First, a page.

Celebrating Jewish Literature: The fruit of the Tree of Knowledge

By Rabbi Rachel Esserman

The Hebrew word used in the Bible for the fruit of the Tree of Knowledge, which was found in the Garden of Eden, is peri, a generic word meaning any kind of fruit. Yet, when most people think of the story, they visualize that fruit as an apple. As Azzan Yadin-Israel notes in “Temptation Transformed: The Story of How the Forbidden Fruit Become an Apple” (The University of Chicago Press), that was a relatively new development since there was little to no mention of the apple in this context before the 12th century. In his short work, Yadin-Israel, a professor of Jewish studies and classics at Rutgers University, uses written texts and visual imagery to determine when and why that change occurred. 

Ancient written commentaries do not agree on any specific type of fruit: among those suggested are grapes, figs, pomegranates, wheat shafts and dates. Although a few texts mention apples, these were very limited. There were also commentaries that suggested the fruit was an unknown type only found in the Garden of Eden. As for pictorial images from that time period, the fruits that usually appeared were figs, pomegranates or grapes. Other images just show an unidentifiable fruit that doesn’t have the characteristic of any specific plant. 

Yadin-Israel believes the apple tradition began in 12th century France and then moved to other areas, including Germany, England and Northern Italy. He suggests the shift occurred for linguistic reasons. His discussion is based on the fact that the original Latin word to describe the forbidden fruit was pom (singular) or pomum (plural). To oversimplify his very detailed explanation, when biblical works appeared in Old French, the meaning of the Latin word pom was narrowed to mean not all fruits, but only apple. Yadin-Israel writes, “What is clear is that once ‘apple’ became the dominant sense of pom, the various Old French accounts of the Fall of Man communicated a clear and simple lesson: Adam and Eve were tempted by an apple.”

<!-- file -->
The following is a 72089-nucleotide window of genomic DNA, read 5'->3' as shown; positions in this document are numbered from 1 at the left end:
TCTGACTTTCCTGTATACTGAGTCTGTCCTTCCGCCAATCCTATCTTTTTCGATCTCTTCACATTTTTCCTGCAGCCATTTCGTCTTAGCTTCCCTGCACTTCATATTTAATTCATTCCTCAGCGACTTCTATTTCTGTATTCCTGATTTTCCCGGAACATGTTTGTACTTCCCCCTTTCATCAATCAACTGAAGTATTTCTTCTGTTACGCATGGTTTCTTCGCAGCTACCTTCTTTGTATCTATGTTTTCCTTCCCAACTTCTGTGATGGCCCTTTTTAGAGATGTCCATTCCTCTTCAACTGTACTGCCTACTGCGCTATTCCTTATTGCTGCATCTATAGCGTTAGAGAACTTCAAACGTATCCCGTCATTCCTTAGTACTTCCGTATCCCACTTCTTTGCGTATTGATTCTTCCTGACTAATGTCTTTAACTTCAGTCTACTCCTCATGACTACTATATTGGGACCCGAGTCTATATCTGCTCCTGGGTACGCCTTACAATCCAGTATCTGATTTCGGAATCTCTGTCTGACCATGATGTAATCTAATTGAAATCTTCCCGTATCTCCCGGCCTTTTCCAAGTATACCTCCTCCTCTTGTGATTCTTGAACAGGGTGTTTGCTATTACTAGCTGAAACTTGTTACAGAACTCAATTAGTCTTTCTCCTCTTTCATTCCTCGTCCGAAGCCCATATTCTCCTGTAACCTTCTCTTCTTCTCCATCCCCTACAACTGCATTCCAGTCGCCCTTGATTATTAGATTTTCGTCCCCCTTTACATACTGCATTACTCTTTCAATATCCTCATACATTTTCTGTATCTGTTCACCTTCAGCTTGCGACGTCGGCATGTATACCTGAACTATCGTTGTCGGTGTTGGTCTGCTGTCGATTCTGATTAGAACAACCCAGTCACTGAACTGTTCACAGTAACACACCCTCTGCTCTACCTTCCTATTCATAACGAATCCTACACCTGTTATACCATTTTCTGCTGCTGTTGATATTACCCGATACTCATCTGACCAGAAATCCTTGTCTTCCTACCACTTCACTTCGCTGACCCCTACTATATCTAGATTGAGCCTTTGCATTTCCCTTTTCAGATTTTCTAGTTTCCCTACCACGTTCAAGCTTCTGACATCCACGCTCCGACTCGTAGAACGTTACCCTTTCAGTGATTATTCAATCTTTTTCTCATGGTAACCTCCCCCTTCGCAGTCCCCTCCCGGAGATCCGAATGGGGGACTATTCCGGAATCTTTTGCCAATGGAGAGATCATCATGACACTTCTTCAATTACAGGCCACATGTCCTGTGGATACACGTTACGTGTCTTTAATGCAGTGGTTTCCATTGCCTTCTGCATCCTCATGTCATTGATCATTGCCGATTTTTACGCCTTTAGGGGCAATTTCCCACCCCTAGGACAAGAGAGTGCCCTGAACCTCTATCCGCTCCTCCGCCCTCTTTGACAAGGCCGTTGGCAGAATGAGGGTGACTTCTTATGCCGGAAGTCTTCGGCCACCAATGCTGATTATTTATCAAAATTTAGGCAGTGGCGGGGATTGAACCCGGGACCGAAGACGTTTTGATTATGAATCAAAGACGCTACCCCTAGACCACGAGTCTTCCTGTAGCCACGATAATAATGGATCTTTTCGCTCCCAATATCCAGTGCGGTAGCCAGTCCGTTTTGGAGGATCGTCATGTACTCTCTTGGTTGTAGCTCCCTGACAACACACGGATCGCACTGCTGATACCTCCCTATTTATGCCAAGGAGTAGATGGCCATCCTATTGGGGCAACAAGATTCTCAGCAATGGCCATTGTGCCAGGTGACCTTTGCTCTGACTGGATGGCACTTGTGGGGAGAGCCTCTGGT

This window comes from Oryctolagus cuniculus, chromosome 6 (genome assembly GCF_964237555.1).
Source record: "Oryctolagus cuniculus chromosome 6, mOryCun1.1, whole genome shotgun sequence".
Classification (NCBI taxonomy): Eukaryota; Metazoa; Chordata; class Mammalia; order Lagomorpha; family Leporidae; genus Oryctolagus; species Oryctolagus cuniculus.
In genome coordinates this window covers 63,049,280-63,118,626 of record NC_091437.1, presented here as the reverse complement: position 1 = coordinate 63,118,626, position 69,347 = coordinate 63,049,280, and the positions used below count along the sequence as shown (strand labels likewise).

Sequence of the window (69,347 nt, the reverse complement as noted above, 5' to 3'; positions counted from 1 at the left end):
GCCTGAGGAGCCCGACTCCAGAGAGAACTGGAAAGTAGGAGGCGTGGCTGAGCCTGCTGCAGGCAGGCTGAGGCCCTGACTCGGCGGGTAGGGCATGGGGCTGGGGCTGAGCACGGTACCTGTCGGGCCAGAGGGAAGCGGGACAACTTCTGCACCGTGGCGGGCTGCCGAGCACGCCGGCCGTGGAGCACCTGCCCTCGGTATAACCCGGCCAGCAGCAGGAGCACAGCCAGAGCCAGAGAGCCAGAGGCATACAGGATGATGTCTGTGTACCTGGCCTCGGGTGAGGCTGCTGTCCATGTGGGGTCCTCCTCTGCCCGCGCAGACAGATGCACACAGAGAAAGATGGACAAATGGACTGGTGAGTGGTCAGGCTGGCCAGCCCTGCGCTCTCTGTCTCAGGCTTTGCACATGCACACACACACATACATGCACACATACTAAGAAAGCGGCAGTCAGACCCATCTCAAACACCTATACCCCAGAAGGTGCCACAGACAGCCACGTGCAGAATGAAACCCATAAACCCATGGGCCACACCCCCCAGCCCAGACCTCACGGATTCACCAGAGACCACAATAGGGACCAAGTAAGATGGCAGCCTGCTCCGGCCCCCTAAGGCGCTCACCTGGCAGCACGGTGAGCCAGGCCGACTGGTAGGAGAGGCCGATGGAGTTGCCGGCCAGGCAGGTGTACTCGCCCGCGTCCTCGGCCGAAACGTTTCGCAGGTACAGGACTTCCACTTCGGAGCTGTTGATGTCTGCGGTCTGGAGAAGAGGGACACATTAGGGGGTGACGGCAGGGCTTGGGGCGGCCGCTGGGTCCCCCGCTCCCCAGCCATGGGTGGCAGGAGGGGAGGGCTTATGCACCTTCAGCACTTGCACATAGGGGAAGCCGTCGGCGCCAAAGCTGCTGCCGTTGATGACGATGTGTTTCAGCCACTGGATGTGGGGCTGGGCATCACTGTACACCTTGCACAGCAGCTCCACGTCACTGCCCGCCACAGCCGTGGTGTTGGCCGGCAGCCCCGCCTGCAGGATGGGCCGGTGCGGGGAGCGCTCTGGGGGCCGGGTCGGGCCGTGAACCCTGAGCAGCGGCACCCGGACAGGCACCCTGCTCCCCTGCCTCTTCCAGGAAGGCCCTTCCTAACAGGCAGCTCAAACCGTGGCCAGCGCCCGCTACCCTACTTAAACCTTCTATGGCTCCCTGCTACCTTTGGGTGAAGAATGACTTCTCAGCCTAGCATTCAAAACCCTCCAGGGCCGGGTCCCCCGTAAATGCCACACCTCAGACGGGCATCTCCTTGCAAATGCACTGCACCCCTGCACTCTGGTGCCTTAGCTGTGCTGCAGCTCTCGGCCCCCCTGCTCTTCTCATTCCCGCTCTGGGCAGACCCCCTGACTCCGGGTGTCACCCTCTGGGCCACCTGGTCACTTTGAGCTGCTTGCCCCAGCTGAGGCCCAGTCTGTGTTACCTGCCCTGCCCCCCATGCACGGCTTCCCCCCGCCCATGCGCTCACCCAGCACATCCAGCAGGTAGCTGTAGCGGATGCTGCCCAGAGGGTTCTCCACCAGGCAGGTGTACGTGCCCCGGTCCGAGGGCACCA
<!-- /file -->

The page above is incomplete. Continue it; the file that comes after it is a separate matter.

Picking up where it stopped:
It was during this time that paintings of the Garden of Eden began to more consistently use the apple to represent the forbidden fruit. As Yadin-Israel notes, “[Artists] knew Scripture from vernacular sources: sermons, plans, and for the literate, vernacular Bible translations and adaptations. Consequently, Old French-speaking artists adopted the apple while contemporary Latin commentators did not.” For those who read and understood Latin, there was another word – malum – that meant apple, while pom remained a generic word for fruit in general. 

Yadin-Israel notes that French painting and culture greatly influenced the change in English and German references to the forbidden fruit, although this did not take place overnight. Spanish commentators and painters did not make the same change because vernacular translations of the biblical text were discouraged. That meant that Spanish commentaries were written in Latin and used the word pom as referring to fruits in general. There were similar linguistic reasons for why Northern Italy adopted the apple as the forbidden fruit, while Southern Italy did not, often portraying the forbidden fruit as a fig. Later, illustrated books pictured the forbidden fruit as an apple, which helped the idea become more firmly established in people’s minds.

“Temptation Transformed” is a beautifully designed work: it offers black-and-white photos and color plates to show the different images of the forbidden fruit that have appeared over the centuries. Yadin-Israel does an excellent job analyzing the different texts he discusses. While his subject matter may seem to have a narrow focus, his sources are not: he offers an interdisciplinary and wide-eyed view of the topic – using Jewish and Christian written and visual sources. Anyone interested in how cultural and linguistic changes can influence our interpretations of the biblical text will find “Temptation Transformed” to be of great interest.